Driving Drowsy? It Causes Roadway Dangers….from the CHP

Probably all of us, at some time or another, have driven “drowsy.” That being said. lack  of sleep can have enormous ramifications if people are behind the wheel. The California Highway Patrol is ending its week-long campaign to educate drivers on the potential consequences of driving when drowsy.

“Like alcohol and drugs, sleep loss or fatigue impairs driving skills such as hand-eye coordination, reaction time, decision-making and judgement,” said CHP Commissioner Joe Farrow. “Drowsy driving can be just as dangerous as driving under the influence of alcohol or drugs.” A recent survey by the American Automobile Association Foundation found that 41 percent of drivers admit to having fallen asleep or nodding off while driving at some point in their lives. In the same survey more than one in four drivers admitted having driven when they were so sleepy they had a hard time keeping their eyes open within the past month.

The National Highway Safety Administration estimates that each year drowsy driving is responsible for at least 100,00 collisions, 71,000 injuries and 1,550 fatalities. However, among all the major factors that cause or contribute to collisions, such as speeding, alcohol use and/or weather situations, drowsiness is the most difficult for law enforcement and other collision investigators to detect and qualify. In 2013 the CHP’s Statewide integrated Traffic Records System showed that drowsy driving led to 4,284 collisions and they caused injuries to 2,046 people which resulted in the deaths of 28 people.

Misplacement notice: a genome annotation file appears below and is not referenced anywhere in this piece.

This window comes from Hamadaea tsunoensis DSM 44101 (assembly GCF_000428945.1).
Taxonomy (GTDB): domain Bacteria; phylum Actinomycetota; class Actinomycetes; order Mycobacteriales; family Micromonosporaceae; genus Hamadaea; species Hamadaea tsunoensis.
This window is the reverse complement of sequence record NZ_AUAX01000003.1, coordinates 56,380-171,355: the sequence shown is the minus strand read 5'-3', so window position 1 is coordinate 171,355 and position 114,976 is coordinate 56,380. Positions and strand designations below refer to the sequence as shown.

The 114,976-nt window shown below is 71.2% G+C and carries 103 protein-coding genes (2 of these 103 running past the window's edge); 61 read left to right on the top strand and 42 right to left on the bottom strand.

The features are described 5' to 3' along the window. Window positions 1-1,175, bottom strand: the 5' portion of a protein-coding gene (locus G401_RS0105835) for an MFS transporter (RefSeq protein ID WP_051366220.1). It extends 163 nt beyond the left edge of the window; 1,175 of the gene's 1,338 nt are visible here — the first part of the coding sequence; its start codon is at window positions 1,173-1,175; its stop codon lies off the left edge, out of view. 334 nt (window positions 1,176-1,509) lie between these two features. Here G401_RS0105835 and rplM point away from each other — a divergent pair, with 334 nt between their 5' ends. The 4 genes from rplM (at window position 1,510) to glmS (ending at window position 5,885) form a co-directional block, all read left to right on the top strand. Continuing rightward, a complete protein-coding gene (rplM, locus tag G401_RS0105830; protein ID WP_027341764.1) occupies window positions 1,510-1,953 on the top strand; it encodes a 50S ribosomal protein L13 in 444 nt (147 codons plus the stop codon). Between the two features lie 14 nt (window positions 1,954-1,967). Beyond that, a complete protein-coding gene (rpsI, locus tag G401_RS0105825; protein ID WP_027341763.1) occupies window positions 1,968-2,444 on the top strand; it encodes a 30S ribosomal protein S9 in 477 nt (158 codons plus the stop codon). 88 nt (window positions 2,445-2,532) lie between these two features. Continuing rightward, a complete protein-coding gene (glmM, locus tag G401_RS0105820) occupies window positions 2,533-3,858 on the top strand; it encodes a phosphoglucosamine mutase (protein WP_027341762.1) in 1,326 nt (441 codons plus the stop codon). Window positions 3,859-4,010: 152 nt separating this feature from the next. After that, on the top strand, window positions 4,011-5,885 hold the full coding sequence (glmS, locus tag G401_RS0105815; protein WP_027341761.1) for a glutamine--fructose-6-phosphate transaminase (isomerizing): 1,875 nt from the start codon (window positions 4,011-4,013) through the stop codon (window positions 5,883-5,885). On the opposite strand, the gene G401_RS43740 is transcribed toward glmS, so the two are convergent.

“Drowsy driving is especially concerning for our young drivers,” said Commissioner Farrow. “Traffic collisions are the number one killer of teenagers in the United States, ending more young lives every day than cancer, homicide and suicide combined. Sleep-related collisions are most common in young people, who tend to stay up late, sleep too little and drive at night.”

Warning signs of drowsy driving include yawning blinking or rubbing your eyes frequently, difficulty remembering the past few miles driven, missing your exit, drifting from the lane you’re driving in, trouble keeping your head up, tail gating, hitting a rumble strip or feeling restless and irritable.

If you experience any of the warning signs, pull off to a safe location and rest or change drivers. Simply turning up the radio or opening a window are not effective ways to keep you alert.

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